View: Here comes India’s moment to take full control of its digital destiny. Will it show the will?

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This is a question hundreds of millions of Indian internet users seldom ask: should digital data generated by them be stored in India? There’s little popular discussion on this because the debate happens between experts who use complicated terms. So, let’s try to frame the issue simply.

Digital data is stored in servers. ‘Data localisation’ means storing Indian internet users’ data in servers located in India. But since most internet activity happens on platforms owned and operated by foreign technology companies, almost all user data generated in India is stored abroad. Much of the data is stored in the US, home to most internet giants, and some in a few other countries.

Some technology companies like Microsoft have India-located servers. But they are used for B2B (businessto-business) digital data. There are no servers in India run by any major global internet giant that house personal user data.

Broadly speaking, there are two kinds of user data: financial and nonfinancial. When you use a digital wallet to pay for a movie ticket, that’s personal financial data. The other kind of data is generated when you, say, post photos of your birthday party on asocial media platform, or search for anything through an internet browser.

RBI recently asked all firms in the business of digital payments to transfer all Indian user data to local storage sites in six months. That order will have to be complied with. So, one part of the question we asked at the beginning has been answered. The debate is now focused on non-financial personal digital data.

Many clever people argue data localisation isn’t necessary. They say personal information stored (mostly) in US-located servers is perfectly safe. That when local Indian authorities need to access data for law and order and national security purposes, established global protocols help them get that information from US authorities. Also, that local storage raises the cost of business for firms, and to that extent may do more harm than good for countries planning data localisation.

No Green Card for Data
Studies by consultants claim data localisation for highly digital countries can have non-trivial negative impact on GDP. None of these arguments addresses three crucial issues.

First, assume American internet users’ personal data is stored in servers outside the US. How would the US government and the American public react? They won’t countenance this at all. So, in principle, no country should.

Related to this, the scandal surrounding the US’ National Security Agency (NSA) and its apparently unbridled monitoring of data from all over the world raised questions on the safety of non-American personal user data stored in the US.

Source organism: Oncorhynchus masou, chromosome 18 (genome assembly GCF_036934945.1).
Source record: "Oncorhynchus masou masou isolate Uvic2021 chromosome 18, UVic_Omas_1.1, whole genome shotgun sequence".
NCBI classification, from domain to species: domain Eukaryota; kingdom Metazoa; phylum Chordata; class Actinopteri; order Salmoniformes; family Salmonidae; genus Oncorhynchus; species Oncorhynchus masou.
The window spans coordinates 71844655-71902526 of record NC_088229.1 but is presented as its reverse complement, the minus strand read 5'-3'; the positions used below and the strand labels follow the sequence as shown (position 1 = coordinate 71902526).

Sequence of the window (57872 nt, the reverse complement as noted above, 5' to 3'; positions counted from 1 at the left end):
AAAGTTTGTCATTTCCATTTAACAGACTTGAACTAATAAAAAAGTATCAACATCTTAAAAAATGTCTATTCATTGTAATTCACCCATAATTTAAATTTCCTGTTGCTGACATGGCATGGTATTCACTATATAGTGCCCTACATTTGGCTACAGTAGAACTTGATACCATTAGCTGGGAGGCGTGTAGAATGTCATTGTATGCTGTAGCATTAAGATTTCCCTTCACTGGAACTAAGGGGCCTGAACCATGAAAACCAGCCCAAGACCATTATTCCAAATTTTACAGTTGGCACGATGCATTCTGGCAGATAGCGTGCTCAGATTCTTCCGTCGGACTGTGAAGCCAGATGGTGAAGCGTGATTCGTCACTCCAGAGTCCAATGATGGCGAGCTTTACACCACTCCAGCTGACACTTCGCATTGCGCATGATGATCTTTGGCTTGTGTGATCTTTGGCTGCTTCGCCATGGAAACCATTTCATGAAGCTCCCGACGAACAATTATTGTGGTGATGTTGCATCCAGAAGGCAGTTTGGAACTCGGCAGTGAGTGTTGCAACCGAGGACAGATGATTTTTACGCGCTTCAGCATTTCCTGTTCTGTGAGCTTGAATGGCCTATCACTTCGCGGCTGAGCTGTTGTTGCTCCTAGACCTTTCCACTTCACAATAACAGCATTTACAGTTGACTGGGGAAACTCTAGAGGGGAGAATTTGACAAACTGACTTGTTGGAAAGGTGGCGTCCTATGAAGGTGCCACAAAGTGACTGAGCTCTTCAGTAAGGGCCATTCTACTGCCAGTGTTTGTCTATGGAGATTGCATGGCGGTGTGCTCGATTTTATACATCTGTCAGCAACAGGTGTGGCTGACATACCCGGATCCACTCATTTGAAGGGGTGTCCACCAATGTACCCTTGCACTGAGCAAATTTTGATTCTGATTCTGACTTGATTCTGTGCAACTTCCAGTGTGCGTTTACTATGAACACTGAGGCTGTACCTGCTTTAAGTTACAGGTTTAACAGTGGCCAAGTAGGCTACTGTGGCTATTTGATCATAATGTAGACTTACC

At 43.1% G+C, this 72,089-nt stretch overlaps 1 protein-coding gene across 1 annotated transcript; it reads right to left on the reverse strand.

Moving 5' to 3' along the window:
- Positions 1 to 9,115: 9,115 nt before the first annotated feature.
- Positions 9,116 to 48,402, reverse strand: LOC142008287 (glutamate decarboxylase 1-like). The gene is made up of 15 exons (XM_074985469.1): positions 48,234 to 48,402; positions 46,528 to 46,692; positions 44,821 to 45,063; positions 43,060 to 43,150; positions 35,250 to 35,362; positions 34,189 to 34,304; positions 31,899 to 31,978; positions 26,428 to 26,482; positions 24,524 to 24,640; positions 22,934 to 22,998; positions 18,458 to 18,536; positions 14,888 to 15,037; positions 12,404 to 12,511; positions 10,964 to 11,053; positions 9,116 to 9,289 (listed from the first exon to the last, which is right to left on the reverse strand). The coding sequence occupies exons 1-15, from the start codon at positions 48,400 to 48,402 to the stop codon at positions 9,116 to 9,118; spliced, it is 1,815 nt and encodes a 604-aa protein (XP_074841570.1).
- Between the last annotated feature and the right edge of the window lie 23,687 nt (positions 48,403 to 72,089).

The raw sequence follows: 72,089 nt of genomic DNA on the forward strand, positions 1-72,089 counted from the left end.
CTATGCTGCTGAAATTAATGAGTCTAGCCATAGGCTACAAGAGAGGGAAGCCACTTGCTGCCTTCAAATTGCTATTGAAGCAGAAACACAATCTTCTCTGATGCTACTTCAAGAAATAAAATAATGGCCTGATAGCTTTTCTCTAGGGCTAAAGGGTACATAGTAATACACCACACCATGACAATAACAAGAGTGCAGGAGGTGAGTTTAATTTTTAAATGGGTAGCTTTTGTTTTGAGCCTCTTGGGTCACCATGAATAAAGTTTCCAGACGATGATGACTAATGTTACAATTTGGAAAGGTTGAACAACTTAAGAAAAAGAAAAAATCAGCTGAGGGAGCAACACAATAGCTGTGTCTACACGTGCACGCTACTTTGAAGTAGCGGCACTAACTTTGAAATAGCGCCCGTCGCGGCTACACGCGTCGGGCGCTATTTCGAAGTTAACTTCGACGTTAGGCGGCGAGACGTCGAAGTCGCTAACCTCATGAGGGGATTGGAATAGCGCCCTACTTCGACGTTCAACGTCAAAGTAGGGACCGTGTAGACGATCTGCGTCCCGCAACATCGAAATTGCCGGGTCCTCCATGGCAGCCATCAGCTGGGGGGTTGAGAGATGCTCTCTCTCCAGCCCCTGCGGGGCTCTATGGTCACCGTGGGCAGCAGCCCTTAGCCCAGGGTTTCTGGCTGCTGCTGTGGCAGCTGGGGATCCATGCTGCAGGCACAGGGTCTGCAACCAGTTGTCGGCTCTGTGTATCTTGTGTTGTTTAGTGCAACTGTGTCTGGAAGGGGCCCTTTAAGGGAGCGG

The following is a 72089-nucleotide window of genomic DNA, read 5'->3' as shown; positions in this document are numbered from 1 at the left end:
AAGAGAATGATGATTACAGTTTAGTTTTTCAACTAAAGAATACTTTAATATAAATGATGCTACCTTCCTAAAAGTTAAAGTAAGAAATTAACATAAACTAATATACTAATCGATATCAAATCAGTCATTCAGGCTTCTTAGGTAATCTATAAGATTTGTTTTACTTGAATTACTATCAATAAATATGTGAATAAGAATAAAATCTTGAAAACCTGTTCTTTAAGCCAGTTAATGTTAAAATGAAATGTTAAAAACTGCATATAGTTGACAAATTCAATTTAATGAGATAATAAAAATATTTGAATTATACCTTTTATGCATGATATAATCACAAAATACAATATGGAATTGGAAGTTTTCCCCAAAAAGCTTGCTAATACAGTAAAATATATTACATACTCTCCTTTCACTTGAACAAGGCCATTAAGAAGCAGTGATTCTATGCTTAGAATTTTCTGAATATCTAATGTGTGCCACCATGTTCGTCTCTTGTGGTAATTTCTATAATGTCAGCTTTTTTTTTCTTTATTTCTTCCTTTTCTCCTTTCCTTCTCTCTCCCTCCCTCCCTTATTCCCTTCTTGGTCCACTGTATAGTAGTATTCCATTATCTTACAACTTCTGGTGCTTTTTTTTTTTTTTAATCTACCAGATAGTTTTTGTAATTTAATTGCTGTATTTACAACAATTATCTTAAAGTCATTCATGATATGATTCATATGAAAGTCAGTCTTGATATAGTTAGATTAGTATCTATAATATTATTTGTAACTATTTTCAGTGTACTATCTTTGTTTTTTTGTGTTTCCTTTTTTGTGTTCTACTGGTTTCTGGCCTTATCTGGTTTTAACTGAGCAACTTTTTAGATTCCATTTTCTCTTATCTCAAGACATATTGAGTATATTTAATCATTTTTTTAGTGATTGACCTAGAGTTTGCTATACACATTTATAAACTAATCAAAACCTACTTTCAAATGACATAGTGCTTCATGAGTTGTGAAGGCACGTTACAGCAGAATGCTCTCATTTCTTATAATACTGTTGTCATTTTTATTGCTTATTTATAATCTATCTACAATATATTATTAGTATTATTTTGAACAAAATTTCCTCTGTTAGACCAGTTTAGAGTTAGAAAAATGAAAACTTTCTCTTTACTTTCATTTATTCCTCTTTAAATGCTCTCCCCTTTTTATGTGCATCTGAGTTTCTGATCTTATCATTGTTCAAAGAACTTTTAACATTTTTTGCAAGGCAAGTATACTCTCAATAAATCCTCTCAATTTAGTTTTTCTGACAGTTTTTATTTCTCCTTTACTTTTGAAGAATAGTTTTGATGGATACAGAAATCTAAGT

Data localisation, in this context, means Indians’ personal data won’t be outside Indian authorities’ administrative and judicial sphere of influence. Of course, there must be strict safeguards to prevent Indian authorities from merrily violating citizens privacy.

Second, countries like China and Russia have full or partial data localisation norms, and their internet economies haven’t taken a hit simply because of this. True, China isn’t a democracy, and Russia is barely a democracy. But the argument that data localisation is inefficient and, therefore, should be avoided doesn’t make any distinction about political systems. Plus, some forms of data localisation are practised by full-fledged democracies as well. EU’s detailed guidelines on safeguarding citizens’ digital data is a good example.

Also, China is the world’s second most successful internet economy after the US. That’s been made possible partly because China has practised an internet policy that strongly discourages foreign players’ dominance at all points in the internet economic value chain, including storage.

But what about the argument that costs will rise after data localisation? Many Indian internet entrepreneurs are also apprehensive about this. The simple answer: the market. When rules mandate that Indian users’ data must be stored locally, the huge business opportunity for those manufacturing and maintaining servers will ensure that price competition brings down costs.

Third, India is now a major internet market, in the big league with the US and China. It will grow even more attractive for technology players as GDP and per-capita income rises, and more Indian users start spending more money.

This means India should — and must — take more control of its internet future by using its market power. That’s how global economic relations basically work. The more powerful make things easier for themselves. If Google, Facebook, Microsoft, etc, could see India as the most important market of the future, India must ask them to do what’s right for Indians.

Data Follows Funds
This logic applies to other aspects of the internet economy as well. Most successful Indian internet ventures are funded by Chinese, Japanese and US investors. That’s not the case with China, which has become an internet powerhouse through local funding. Funds localisation is arguably even more important than data localisation.

Coming back to data storage, before any policy is announced, there will be plenty of details to sort out. Should all data be locally stored, or only some data? What sort of privacy safeguards should be mandated? Which authorities should be allowed to ask for user data?

But let’s not get so lost in details that a policy takes another few years to frame. The prime minister recently asked for data localisation. That should be enough incentive for GoI to move quickly.

Views expressed here are the author’s, and not EconomicTimes.com’s

Source: Economic Times